Dynamic DNS Configured- This is outside of the scope of this guide, but thankfully it's relatively simple and available on most routers. You can find instructions by Googling, "<Your Router Name> + dynamic DNS" or implementing it directly in Unraid with the legendary SpaceInvader One's guide:

Setting Up The WireGuard VPN Server

1. In the Unraid webgui, go to Community Applications under the "Apps" tab and search for the "Dynamix WireGuard" plugin. Install it:

Wireguard CA

2. Go to Settings > VPN Manager:

VP Nmanager

3. In the tunnel VPN configuration, give the tunnel a name. Also specify your dynamic DNS name in the local endpoint section and generate your keys:

Tunnel VP Nconfig

The purpose of this local endpoint information is to tell your client how to find your WireGuard VPN server in the vast world of the internet. That's why a dynamic DNS is used. It translates your home network's public IP address into a URL and keeps it updated any time your public IP address changes.

In my case, my blog is self-hosted (that is, this blog's web server sits on the same network as my Unraid server in my homelab) and therefore I will use my URL as the local endpoint.

Also, take note of the port specified (typically 51820). We'll need it to set up port forwarding on the firewall.

4. Set up port forwarding on the router/firewall. This will vary from router-to-router. I use pfSense which leads to the simple rule shown below:


All routers will have this ability (typically under advanced configuration), but if you need help with this step, let me know in the blog discussion thread comments below and I'll do my best to help you out.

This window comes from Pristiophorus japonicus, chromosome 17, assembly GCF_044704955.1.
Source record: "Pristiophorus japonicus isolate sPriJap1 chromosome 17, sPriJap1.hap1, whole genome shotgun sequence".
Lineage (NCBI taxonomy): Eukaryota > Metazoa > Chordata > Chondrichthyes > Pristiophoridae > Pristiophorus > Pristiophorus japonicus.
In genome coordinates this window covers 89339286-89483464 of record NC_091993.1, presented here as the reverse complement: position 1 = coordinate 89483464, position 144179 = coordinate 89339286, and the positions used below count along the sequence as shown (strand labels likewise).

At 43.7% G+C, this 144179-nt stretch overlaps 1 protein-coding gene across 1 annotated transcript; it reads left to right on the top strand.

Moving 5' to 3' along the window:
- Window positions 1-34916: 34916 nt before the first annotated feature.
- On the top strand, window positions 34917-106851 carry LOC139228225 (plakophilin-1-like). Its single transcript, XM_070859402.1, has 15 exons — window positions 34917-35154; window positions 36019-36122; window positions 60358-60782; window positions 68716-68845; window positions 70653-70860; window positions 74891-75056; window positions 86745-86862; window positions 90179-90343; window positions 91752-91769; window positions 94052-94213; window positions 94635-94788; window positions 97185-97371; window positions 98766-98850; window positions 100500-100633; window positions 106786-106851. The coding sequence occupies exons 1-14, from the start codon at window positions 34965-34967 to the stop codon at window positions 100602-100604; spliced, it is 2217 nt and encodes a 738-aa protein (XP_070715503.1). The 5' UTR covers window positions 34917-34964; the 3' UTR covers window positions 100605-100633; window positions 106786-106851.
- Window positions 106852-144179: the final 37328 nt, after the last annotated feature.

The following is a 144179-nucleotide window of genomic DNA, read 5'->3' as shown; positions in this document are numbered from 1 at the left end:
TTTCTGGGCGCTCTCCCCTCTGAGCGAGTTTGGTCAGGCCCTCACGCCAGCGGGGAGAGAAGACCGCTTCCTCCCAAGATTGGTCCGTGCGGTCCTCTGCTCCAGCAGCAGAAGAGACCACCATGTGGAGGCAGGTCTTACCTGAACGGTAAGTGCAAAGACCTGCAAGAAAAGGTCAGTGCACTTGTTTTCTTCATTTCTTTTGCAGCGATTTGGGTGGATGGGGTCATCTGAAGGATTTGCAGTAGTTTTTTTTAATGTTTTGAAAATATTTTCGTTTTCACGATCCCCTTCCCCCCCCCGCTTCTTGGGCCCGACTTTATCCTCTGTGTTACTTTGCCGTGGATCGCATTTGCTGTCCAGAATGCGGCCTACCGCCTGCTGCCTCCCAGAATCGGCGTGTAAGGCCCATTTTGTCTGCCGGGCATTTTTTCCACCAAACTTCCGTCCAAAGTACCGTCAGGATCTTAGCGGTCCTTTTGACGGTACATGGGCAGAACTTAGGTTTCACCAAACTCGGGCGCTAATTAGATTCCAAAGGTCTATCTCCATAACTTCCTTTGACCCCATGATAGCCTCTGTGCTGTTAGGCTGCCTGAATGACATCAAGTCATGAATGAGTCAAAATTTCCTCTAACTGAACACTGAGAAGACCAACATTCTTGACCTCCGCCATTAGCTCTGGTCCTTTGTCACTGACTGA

5. In Settings --> VPN Manager, activate WireGuard by enabling "Active" and enabling "Autostart" so that it automatically starts on boot up.

Setting Up The WireGuard VPN Client:

6. Click on "Add Peer":

Add Peer

7. Set peer type to "Remote Tunneled Access". Generate the peer private/public key pair and generate the preshared key. Click apply:


Note: I am making a judgement call here with the "peer type of access" to use. My recommendation of "Remote tunneled access" does two things for us that I think most users will want:

  • It gives access to the Unraid server as well as the LAN.
  • It routes all of our internet traffic through the Unraid server (which gives us an additional layer of security instead of just routing our regular internet traffic through whatever our laptop's local connection happens to be). Call me paranoid, but I don't like doing my credit card transactions over a public wifi connection (even if the connection is relatively secure with https).

8. Click the eye next to your new peer listing:


9. This will present you with the configuration for your client. Click download:

Download Config

10. To be able to use this configuration file, you'll need to download the WireGuard client available here and install it.

11. Add your configuration to the WireGuard client by clicking "Add Tunnel".

12. Click "activate" to test/use your new WireGuard tunnel:


That's it! You should now be up and running with WireGuard on Unraid.

If you run into any problems and need help troubleshooting, feel free to ask in the blog discussion thread in the forum (this is always a standing offer, by the way). If you've successfully implemented WireGuard, I'd love to hear how you're using it.

WireGuard is a registered trademark of Jason A. Donenfeld.

Have questions about WireGuard on Unraid?

Ask away in the forums!